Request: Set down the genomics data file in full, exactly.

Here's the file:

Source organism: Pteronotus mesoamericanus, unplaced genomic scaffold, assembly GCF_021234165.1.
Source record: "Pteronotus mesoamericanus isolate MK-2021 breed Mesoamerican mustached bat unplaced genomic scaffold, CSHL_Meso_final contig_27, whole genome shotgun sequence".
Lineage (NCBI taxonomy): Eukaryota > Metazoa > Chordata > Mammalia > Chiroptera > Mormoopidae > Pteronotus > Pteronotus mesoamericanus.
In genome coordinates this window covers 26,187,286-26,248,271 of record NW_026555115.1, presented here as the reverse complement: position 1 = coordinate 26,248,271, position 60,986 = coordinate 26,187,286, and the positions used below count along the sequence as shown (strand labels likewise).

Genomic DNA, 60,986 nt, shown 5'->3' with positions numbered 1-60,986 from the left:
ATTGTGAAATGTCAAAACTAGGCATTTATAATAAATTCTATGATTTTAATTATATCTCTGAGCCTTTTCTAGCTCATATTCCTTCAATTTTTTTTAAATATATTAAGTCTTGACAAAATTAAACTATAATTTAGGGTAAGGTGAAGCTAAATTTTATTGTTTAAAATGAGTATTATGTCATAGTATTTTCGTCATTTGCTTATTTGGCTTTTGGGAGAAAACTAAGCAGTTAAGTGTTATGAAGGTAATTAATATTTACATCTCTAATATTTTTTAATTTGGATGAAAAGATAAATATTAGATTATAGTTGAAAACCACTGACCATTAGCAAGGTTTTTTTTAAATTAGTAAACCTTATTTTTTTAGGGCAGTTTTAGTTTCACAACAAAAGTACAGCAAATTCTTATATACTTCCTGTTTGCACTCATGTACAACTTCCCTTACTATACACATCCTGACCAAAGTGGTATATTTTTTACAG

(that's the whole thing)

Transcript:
Source organism: Pteronotus mesoamericanus, unplaced genomic scaffold, assembly GCF_021234165.1.
Source record: "Pteronotus mesoamericanus isolate MK-2021 breed Mesoamerican mustached bat unplaced genomic scaffold, CSHL_Meso_final contig_27, whole genome shotgun sequence".
Lineage (NCBI taxonomy): Eukaryota > Metazoa > Chordata > Mammalia > Chiroptera > Mormoopidae > Pteronotus > Pteronotus mesoamericanus.
In genome coordinates this window covers 26,187,286-26,248,271 of record NW_026555115.1, presented here as the reverse complement: position 1 = coordinate 26,248,271, position 60,986 = coordinate 26,187,286, and the positions used below count along the sequence as shown (strand labels likewise).

Genomic DNA, 60,986 nt, shown 5'->3' with positions numbered 1-60,986 from the left:
ATTGTGAAATGTCAAAACTAGGCATTTATAATAAATTCTATGATTTTAATTATATCTCTGAGCCTTTTCTAGCTCATATTCCTTCAATTTTTTTTAAATATATTAAGTCTTGACAAAATTAAACTATAATTTAGGGTAAGGTGAAGCTAAATTTTATTGTTTAAAATGAGTATTATGTCATAGTATTTTCGTCATTTGCTTATTTGGCTTTTGGGAGAAAACTAAGCAGTTAAGTGTTATGAAGGTAATTAATATTTACATCTCTAATATTTTTTAATTTGGATGAAAAGATAAATATTAGATTATAGTTGAAAACCACTGACCATTAGCAAGGTTTTTTTTAAATTAGTAAACCTTATTTTTTTAGGGCAGTTTTAGTTTCACAACAAAAGTACAGCAAATTCTTATATACTTCCTGTTTGCACTCATGTACAACTTCCCTTACTATACACATCCTGACCAAAGTGGTATATTTTTTACAG